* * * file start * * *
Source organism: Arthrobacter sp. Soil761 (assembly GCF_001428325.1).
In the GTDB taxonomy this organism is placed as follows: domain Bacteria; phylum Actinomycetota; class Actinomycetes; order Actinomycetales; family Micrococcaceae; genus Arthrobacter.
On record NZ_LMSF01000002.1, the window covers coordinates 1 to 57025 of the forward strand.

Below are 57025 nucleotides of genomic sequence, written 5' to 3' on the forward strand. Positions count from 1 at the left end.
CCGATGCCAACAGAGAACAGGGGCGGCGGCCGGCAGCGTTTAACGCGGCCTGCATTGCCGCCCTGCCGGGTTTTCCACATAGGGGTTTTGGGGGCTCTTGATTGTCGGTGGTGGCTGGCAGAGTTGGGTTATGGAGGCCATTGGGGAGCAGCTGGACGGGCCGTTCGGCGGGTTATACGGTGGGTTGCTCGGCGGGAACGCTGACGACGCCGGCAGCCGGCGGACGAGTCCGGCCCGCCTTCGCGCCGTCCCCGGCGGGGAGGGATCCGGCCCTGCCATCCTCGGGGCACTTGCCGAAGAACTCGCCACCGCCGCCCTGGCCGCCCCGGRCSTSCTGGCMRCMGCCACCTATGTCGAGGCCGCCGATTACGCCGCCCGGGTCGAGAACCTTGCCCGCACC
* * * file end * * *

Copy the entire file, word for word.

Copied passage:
Source organism: Arthrobacter sp. Soil761 (assembly GCF_001428325.1).
In the GTDB taxonomy this organism is placed as follows: domain Bacteria; phylum Actinomycetota; class Actinomycetes; order Actinomycetales; family Micrococcaceae; genus Arthrobacter.
On record NZ_LMSF01000002.1, the window covers coordinates 1 to 57025 of the forward strand.

Below are 57025 nucleotides of genomic sequence, written 5' to 3' on the forward strand. Positions count from 1 at the left end.
CCGATGCCAACAGAGAACAGGGGCGGCGGCCGGCAGCGTTTAACGCGGCCTGCATTGCCGCCCTGCCGGGTTTTCCACATAGGGGTTTTGGGGGCTCTTGATTGTCGGTGGTGGCTGGCAGAGTTGGGTTATGGAGGCCATTGGGGAGCAGCTGGACGGGCCGTTCGGCGGGTTATACGGTGGGTTGCTCGGCGGGAACGCTGACGACGCCGGCAGCCGGCGGACGAGTCCGGCCCGCCTTCGCGCCGTCCCCGGCGGGGAGGGATCCGGCCCTGCCATCCTCGGGGCACTTGCCGAAGAACTCGCCACCGCCGCCCTGGCCGCCCCGGRCSTSCTGGCMRCMGCCACCTATGTCGAGGCCGCCGATTACGCCGCCCGGGTCGAGAACCTTGCCCGCACC